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CASE REPORT
Year : 2020  |  Volume : 6  |  Issue : 4  |  Page : 269-273

Blood-transfusion-related posterior reversible encephalopathy syndrome - A description of a new case and review of the literature


1 Department of Medicine, Rajshree Medical Research Institute and Hospital Bareilly, Bareilly, Uttar Pradesh, India
2 Department of Radiology, Clara Swain Mission Hospital JV, Bareilly, Uttar Pradesh, India

Correspondence Address:
Mukesh Dube
208A, Kings Court Apartment, Jail Road, Civil Lines, Bareilly, Uttar Pradesh
India
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Source of Support: None, Conflict of Interest: None


DOI: 10.4103/bc.bc_9_20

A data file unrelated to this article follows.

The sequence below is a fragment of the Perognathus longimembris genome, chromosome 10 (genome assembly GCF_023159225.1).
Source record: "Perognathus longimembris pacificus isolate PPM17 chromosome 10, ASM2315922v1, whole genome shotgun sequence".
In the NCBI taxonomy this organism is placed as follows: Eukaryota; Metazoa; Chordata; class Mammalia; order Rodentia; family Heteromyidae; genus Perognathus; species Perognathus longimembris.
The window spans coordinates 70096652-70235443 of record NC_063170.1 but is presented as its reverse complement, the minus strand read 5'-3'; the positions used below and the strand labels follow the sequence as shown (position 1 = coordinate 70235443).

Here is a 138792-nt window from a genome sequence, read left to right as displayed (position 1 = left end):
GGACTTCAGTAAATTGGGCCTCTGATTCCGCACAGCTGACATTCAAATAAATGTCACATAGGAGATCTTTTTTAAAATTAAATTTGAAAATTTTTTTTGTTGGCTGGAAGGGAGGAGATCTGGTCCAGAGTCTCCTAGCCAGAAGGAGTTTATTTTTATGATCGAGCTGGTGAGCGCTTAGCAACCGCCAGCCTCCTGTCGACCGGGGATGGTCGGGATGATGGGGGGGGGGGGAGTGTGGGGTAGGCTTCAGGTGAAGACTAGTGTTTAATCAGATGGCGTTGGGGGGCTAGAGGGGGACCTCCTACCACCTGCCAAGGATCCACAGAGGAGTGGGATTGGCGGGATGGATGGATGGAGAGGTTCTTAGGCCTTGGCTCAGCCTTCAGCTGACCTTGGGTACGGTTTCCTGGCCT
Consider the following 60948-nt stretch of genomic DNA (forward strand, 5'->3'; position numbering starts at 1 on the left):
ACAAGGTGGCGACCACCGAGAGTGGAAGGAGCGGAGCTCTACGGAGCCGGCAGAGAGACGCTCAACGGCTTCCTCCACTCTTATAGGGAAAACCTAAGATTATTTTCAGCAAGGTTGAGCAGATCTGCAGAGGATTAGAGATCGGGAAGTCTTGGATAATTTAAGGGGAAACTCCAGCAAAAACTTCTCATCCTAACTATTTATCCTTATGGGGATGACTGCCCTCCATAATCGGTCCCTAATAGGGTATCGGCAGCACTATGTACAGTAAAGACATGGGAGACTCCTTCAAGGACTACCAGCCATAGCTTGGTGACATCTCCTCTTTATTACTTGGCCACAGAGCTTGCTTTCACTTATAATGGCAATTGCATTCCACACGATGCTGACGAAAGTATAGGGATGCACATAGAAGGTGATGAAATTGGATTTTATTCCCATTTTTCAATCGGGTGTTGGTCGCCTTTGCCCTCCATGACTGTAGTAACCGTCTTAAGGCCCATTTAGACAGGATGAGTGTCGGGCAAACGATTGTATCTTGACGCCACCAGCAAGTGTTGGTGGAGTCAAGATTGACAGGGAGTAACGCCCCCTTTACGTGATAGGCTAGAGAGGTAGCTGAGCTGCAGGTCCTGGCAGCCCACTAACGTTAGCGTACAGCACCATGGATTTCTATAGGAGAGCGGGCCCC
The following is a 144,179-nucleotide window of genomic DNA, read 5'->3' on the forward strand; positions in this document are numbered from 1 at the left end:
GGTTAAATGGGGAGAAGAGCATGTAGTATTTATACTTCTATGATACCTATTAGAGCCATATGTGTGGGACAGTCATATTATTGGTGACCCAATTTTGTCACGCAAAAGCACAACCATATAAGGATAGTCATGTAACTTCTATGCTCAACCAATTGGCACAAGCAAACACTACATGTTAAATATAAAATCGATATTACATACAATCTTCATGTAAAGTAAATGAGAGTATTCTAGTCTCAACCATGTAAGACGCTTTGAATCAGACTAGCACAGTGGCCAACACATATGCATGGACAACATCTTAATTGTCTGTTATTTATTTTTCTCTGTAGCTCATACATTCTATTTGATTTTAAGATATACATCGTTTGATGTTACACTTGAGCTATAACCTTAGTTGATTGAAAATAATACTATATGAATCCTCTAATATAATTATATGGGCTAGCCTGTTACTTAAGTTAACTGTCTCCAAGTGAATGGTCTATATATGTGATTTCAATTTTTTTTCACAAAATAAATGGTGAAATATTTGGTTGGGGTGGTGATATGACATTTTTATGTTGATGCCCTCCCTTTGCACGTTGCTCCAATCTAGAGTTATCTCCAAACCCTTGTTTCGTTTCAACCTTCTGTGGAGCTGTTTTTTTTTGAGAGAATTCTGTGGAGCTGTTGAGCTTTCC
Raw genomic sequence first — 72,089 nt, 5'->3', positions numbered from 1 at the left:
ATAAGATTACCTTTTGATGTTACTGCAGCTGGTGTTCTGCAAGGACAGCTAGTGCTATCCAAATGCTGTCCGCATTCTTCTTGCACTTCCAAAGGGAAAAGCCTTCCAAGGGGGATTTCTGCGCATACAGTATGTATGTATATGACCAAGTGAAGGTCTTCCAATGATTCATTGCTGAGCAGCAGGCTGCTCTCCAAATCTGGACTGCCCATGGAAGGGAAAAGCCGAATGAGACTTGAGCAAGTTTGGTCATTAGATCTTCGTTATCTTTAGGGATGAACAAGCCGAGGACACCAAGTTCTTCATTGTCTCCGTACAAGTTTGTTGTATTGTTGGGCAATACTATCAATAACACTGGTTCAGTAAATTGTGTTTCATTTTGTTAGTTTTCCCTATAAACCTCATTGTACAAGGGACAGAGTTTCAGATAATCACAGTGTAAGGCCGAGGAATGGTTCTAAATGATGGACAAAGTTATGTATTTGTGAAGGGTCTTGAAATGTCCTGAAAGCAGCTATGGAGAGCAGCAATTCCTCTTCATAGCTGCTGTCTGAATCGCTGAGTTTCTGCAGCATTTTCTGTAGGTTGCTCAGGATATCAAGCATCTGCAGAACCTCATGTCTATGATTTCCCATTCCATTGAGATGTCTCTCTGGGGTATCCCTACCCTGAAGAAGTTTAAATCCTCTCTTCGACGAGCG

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Posterior reversible encephalopathy syndrome (PRES) is a neurological syndrome associated with headache, altered mental status, seizures, and visual disturbances and characterized by white matter vasogenic edema affecting predominantly the posterior occipital and parietal lobes of the brain. Neurological complications of blood transfusion are uncommon, and blood-transfusion-related PRES is seldom reported. We report here one such case of PRES. A 61-year-old Asian woman with chronic anemia presented with a history of fall, causing fracture of the left femur neck. As her hemoglobin was 5 g per deciliter, she was transfused with four units of packed cells in three consecutive days. At the time of admission, she was alert, normotensive, and afebrile. Later, she developed mild headache and had a generalized tonic-clonic seizure. Her brain magnetic resonance (MR) imaging showed edema in bilateral frontal lobes and parieto-occipital lobes with normal MR venogram, consistent with PRES. We described her disorder as blood-transfusion-related PRES. Immunologic, as well as non-immunologic complications of blood transfusion, are known but, PRES is rare. Cumulative effects of blood transfusion on blood flow, blood viscosity, endothelial dysfunction leads to blood-brain barrier dysfunction, which culminates into vasogenic edema and vasoconstriction despite normal systemic blood pressure, leading to blood-transfusion-related PRES.


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